Exclusive: AT&T To Impose Caps, Overages

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Exclusive: AT&T To Impose Caps, Overages

Exclusive: AT&T To Impose Caps, Overages
Notices To Go Out This Week, Capping Begins May 2
Broadband Reports was the first to learn, and has confirmed with AT&T, that the company will be implementing a new 150GB monthly usage cap for all DSL customers and a new 250 GB cap on all U-Verse users starting on May 2. From March 18 to March 31, AT&T users are going to be receiving notices informing them of the change in the company's terms of service. AT&T spokesman Seth Bloom confirmed the news to Broadband Reports after we initially contacted him last Friday concerning a leaked copy of the upcoming user notification. According to Bloom, the cap will involve overage charges. However, only users who consistently exceed the new caps will have to deal with these charges.

This is how it will work: only users who exceed the new usage cap three times -- across the life of your account, not per month -- will be forced to pay these new per byte overages. Overages will be $10 for every 50GB over the 150 GB or 250GB limit they travel.

AT&T claims their average DSL customer uses around 18GB a month, and these changes will only impact about 2% of all DSL customers -- who the company states consume "a disproportionate amount of bandwidth."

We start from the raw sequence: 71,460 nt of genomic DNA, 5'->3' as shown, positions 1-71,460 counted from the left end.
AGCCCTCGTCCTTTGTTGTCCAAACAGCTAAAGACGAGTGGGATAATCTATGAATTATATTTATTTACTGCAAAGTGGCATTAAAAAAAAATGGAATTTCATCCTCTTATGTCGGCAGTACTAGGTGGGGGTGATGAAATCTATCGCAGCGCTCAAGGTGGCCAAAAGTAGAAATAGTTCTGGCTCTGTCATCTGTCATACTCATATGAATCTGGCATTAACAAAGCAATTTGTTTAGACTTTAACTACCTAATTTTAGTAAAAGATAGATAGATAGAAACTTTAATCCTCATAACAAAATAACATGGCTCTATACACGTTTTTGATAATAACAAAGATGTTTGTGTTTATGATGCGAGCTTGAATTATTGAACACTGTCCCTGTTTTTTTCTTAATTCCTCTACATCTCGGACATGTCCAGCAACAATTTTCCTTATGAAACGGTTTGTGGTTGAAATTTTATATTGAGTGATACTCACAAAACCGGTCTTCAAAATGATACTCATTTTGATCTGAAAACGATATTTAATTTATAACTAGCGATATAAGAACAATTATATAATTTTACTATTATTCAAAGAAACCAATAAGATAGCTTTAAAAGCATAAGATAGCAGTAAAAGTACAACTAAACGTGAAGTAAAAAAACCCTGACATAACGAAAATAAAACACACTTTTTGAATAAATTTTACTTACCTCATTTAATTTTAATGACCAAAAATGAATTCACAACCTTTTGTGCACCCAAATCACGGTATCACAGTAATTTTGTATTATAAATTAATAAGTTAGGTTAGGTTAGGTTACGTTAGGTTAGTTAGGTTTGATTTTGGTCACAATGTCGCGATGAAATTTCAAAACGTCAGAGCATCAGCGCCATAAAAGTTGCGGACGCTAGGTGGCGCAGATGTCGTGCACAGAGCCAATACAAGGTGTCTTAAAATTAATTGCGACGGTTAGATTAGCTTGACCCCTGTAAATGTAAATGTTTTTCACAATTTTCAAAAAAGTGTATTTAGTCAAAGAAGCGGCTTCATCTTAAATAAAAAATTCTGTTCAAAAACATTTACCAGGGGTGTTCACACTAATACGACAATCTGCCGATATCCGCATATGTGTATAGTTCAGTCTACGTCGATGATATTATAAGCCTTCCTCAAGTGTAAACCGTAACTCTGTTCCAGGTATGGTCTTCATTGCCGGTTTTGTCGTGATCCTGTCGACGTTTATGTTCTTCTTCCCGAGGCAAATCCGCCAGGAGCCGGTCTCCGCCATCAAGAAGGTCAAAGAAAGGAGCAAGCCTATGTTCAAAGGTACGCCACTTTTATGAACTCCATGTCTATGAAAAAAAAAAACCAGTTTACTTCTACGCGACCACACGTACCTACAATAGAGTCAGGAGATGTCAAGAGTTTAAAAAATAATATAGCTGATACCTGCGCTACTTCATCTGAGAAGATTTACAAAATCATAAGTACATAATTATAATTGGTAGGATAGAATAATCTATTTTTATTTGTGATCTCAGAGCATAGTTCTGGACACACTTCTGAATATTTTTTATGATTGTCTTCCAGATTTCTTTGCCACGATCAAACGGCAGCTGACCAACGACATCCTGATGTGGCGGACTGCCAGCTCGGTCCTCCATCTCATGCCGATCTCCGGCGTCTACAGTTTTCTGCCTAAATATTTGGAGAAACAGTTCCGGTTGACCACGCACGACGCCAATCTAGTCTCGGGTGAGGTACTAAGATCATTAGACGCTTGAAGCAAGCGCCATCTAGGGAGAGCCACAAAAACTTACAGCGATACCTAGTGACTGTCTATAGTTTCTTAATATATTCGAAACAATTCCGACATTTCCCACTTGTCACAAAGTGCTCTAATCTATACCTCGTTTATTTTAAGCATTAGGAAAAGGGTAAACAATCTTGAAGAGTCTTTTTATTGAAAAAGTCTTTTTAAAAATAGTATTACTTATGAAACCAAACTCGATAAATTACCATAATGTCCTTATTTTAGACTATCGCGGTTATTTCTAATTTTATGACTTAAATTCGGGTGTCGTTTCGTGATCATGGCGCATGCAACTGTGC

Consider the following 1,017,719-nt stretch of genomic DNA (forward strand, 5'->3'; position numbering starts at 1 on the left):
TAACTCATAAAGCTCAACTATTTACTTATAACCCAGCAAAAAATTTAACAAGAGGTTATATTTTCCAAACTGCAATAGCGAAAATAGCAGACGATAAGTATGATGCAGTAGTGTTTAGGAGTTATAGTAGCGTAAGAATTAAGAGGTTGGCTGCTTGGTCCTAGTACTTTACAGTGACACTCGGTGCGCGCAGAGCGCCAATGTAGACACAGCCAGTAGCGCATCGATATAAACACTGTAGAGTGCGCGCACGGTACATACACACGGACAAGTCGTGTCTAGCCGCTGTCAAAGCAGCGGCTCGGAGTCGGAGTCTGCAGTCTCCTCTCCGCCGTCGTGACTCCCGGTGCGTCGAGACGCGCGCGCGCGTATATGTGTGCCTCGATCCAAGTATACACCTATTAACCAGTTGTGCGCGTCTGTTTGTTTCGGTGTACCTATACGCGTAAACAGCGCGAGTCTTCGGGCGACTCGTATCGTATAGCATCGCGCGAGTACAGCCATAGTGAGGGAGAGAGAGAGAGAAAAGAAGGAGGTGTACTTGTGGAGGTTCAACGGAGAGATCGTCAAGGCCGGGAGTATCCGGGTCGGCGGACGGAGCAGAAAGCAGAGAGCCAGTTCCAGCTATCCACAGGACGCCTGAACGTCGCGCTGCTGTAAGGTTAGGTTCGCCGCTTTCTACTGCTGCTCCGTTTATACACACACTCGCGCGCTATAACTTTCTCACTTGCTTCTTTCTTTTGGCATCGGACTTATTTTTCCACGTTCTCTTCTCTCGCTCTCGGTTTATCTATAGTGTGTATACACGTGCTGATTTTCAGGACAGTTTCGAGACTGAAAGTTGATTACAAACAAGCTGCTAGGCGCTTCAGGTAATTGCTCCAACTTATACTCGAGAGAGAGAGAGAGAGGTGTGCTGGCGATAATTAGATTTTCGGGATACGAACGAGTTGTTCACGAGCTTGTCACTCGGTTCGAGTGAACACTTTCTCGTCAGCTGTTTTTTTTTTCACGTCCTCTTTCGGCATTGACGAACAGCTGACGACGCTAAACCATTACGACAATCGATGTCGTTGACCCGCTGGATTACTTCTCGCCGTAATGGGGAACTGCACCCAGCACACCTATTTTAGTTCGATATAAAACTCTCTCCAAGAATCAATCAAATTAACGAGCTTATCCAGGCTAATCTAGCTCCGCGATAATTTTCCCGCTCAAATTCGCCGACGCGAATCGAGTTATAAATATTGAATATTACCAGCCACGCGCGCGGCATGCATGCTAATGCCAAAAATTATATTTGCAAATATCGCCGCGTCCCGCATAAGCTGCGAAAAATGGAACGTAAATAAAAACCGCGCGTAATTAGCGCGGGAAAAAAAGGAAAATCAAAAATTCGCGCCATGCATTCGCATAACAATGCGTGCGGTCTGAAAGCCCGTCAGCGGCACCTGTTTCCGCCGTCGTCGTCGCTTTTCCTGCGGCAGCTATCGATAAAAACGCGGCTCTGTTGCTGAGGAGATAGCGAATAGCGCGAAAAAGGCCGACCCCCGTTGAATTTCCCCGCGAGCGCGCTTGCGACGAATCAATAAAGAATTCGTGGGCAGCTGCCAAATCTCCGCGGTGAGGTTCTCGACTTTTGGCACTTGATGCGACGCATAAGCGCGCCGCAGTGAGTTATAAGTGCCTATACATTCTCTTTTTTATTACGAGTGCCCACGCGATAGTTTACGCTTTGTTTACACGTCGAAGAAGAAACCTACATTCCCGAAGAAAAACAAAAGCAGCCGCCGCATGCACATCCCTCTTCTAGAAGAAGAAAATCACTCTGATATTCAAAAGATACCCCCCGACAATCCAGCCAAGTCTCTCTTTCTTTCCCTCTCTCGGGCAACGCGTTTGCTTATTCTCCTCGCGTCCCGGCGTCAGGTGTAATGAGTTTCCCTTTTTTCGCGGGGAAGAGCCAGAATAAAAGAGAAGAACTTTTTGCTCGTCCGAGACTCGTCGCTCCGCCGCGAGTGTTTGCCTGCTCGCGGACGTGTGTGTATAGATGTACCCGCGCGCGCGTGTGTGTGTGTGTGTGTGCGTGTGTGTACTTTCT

"Using a notification structure similar to our new wireless data plans, we'll proactively notify customers when they exceed 65%, 90% and 100% of the monthly usage allowance," AT&T tells us. The company also says they'll provide users with a number of different usage tools, including a usage monitor that tracks historical usage over time, and a number of different usage tools aimed at identifying bandwidth-hungry services.

Regular readers will recall that this isn't AT&T's first experimentation with usage-based-billing. The company conducted trials of capped services and overages in Reno, Nevada and Beaumont, Texas in 2008. Those trials involved users facing caps ranging from 20GB to 150GB -- and per gigabyte overages up to $1 per gigabyte. The efforts were discontinued in early 2010. In contrast to those trials, which involved capturing nearly all users in an overage net -- this effort is aimed squarely at what AT&T considers consistently heavy users.